8. 8. PUBLIC HEALTH ADMINSITRATION ISSUE. CERVICAL CANCER 8 80% of women who die from cervical cancer are generally poor and live in areas with inadequate medical services. They can benefit most from affordable prices and access to this vaccine. " Mobilization of resources for strengthening health systems and purchasing human papilloma virus vaccines, both at the national and international levels, should become a priority. Introduction of human papilloma virus vaccines should be performed at an international level. It is also necessary to develop various partnerships to reduce the time lag between formal registration and availability in developed countries, and establishment of a negotiated price and adequate production capacity to supply to developing countries. Along with the fact that human papilloma virus vaccines are a new tool for the prevention of the most common forms of cancer, the introduction has other potential benefits for health systems in general. The introduction of such vaccines could help build synergies among immunization, cancer control and sexual and reproductive health. Furthermore, this experience can be potentially valuable for future introduction of a vaccine against HIV. Vaccination against HPV. Experience and results of the supporters of this type of prevention. There are several medications which are used to vaccinate against human papilloma virus and two of them, the most popular ones, are described below. Creators of the vaccine "Cervarix" (pharmaceutical company GlaxoSmithKline) state that the usage of this drug immediately creates a high level of antibodies to oncogenic human papilloma virus types 16 and 18, which becomes higher later. Clinical studies suggest that more than 98% of women vaccinated "Cervarix" develop antibodies which protect them for more than seven years. Also, this drug provides a so-called
  9. 9. PUBLIC HEALTH ADMINSITRATION ISSUE. CERVICAL CANCER 9 cross-protection - from HPV types 31 and 45 for five and a half years. Nowadays, according to GlaxoSmithKline, the vaccine was taken by more than 1.4 million women. The second vaccine is called "Gardasil". It works against virus 6, 11, 16 and 18. Company Merck Sharp & Dohme are the manufacturers of the drug. The company conducted a study involving 24 thousand women. None of them was detected after vaccination to have HPV infection. About one million women received the vaccine to promote their immunity (Pros and Cons to getting the HPV (Human Papilloma virus) vaccine). Thus, these vaccines are effective only when it comes to four types of viruses. However, the views of experts on the subject differ. And there is a strong opposition which has solid arguments to deny the fact that vaccination might bring any benefits in terms of health. The opponents of vaccination use the following evidence to prevent people from being vaccinated: 1. Human papilloma virus infected many people. A person can be a carrier of HPV, but it is difficult to diagnose the situation, the virus might not cause any symptoms and it might be even not identified by the tests. 2. Ways of transmission of HPV are numerous, and sexual contact is one of them. Therefore, any woman (girl), who had at least one sexual contact, could be infected. In addition, as it has been already noted above, the virus cannot demonstrate itself in any way and as a consequence, not become diagnosed. Vaccination, according to some doctors, does not only has no desired result, and might even have the opposite result, that is increase the risk of cancer of the cervix. 3. There different types of HPV, but the vaccination works only against some of them. 4. as it has been already mentioned above, presence of HPV in the body does not mean that it is going to result into cervical cancer and any vaccination is stress for the body, which might have negative health-related consequences (HPV Vaccine: Pros and Cons).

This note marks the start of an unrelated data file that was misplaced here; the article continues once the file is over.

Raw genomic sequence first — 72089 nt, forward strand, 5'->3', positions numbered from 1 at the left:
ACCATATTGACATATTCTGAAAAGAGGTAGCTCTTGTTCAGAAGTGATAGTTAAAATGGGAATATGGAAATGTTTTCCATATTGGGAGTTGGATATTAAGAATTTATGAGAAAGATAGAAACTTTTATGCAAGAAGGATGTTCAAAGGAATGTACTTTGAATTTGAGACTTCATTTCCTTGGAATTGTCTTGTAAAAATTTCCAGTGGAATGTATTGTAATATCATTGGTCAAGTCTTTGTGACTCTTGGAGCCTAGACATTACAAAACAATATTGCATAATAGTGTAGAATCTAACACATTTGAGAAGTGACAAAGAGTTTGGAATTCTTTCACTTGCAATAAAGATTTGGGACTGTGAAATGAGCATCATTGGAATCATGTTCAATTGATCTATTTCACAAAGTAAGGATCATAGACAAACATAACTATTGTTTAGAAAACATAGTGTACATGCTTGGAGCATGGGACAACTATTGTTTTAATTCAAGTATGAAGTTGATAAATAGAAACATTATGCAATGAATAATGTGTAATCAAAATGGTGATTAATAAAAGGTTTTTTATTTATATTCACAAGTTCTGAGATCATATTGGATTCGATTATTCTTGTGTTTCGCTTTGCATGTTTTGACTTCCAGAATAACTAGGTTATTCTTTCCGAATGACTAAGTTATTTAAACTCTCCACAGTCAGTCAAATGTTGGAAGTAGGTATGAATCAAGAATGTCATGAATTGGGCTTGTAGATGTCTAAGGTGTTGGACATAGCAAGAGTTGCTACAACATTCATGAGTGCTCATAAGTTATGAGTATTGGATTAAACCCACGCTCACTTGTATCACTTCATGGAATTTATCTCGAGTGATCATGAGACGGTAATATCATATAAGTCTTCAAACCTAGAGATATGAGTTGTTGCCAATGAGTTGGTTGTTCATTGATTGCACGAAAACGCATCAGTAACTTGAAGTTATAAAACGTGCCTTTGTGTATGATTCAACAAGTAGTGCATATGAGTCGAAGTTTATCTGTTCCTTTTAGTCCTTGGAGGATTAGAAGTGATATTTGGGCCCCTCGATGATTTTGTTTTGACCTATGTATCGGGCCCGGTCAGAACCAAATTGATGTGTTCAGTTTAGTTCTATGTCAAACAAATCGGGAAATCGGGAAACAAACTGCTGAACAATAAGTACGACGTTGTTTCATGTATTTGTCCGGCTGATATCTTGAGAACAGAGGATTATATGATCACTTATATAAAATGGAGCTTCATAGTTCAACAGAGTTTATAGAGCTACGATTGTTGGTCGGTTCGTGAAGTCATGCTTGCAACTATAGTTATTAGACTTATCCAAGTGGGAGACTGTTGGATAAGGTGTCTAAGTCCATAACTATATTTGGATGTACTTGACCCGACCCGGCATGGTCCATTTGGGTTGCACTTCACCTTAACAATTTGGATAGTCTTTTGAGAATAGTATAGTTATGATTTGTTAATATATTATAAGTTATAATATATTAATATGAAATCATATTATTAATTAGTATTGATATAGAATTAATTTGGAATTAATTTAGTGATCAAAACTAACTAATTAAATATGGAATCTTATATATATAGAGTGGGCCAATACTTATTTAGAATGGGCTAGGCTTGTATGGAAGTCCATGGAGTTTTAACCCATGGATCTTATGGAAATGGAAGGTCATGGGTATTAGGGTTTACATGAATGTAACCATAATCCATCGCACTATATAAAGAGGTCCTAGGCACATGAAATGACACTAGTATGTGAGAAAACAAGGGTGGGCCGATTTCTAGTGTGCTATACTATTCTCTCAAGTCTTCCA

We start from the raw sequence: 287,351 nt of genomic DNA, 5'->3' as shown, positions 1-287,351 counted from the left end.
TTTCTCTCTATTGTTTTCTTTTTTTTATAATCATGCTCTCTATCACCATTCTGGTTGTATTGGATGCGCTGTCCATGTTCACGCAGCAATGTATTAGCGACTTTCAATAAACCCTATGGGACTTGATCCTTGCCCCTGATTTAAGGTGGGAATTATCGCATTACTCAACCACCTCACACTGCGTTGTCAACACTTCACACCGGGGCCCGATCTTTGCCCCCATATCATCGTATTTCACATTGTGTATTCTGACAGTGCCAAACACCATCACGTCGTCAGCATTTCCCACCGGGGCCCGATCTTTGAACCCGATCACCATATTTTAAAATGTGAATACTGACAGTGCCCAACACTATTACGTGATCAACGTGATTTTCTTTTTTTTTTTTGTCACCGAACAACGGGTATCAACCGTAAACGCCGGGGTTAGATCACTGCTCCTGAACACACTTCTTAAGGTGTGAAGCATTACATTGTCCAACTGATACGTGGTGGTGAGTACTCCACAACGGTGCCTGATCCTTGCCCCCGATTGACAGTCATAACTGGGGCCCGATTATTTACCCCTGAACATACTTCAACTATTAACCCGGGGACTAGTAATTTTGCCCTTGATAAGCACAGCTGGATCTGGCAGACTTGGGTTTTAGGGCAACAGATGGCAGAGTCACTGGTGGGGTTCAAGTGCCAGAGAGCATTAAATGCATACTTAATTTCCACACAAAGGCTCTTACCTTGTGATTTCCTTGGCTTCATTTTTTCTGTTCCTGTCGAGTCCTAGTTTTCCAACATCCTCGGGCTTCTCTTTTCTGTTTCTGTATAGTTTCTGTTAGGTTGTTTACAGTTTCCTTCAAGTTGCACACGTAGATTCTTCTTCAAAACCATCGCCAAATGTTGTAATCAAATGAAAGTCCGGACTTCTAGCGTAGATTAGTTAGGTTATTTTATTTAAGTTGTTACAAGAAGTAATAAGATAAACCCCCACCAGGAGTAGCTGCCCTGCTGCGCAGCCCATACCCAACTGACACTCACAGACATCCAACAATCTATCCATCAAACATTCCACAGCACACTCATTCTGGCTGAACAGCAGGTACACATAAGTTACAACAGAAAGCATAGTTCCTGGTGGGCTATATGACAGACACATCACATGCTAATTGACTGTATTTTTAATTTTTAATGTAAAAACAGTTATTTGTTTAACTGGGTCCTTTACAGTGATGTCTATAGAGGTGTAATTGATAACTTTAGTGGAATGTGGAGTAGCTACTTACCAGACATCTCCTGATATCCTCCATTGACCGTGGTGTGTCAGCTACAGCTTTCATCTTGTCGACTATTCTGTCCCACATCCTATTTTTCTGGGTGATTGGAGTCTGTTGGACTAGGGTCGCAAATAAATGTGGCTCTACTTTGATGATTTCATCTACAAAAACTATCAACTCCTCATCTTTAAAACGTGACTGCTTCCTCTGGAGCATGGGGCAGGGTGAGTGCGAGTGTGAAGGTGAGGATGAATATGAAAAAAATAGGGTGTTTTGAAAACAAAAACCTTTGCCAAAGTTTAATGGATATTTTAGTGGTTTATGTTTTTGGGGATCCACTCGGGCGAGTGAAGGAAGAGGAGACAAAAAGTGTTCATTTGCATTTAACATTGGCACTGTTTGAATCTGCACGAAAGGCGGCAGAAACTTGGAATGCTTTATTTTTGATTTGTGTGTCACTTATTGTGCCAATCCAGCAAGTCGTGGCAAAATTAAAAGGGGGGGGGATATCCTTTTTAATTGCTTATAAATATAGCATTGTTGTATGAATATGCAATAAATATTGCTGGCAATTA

10. 10. PUBLIC HEALTH ADMINSITRATION ISSUE. CERVICAL CANCER 10 Despite these negative arguments, it is important to notice that the cost of vaccination is covered by most health insurance plans. In the case of a person does not have any insurance, they might use special programs which might help and pay for the vaccination (Sexually Transmitted Diseases (STDs)). Conclusion Thus, taking into account all the information mentioned above, it is possible to conclude that cervical cancer is one of the most urgent problems to be addressed when it comes to gynecology. It should be taken care about beforehand and there are various ways to prevent it. Vaccination is believed among the most effective measures to take. However, some researchers oppose this point of view and they have some argumentations to support their point of view. Regardless of the opposition vaccination remains the main method to prevent cervical cancer and promote well being of women, especially of those who come from poor countries. The reason is that these are supposed to be among the first ones to be provided with free vaccination since few citizens can afford it.
  11. 11. PUBLIC HEALTH ADMINSITRATION ISSUE. CERVICAL CANCER 11 References Cervical Cancer Health Center. Retrieved from cancer/default.htm Cervical cancer. Retrieved from cancer/cancer_types/cervical_cancer HPV Vaccine: Pros and Cons. Retrieved from fact/5000/pdf/5239.pdf HPV/Genital Warts Health Center. Retrieved from conditions/hpv-genital-warts/cervical-cancer-hpv-what-women-girls-should-know Pros and Cons to getting the HPV (Human Papilloma virus) vaccine. Retrieved from human-papillomavirus-vaccine/ Sexually Transmitted Diseases (STDs). Retrieved from hpv-vaccine-young-women.htm What is Cervical Cancer? Retrieved from Cervical-Cancer.aspx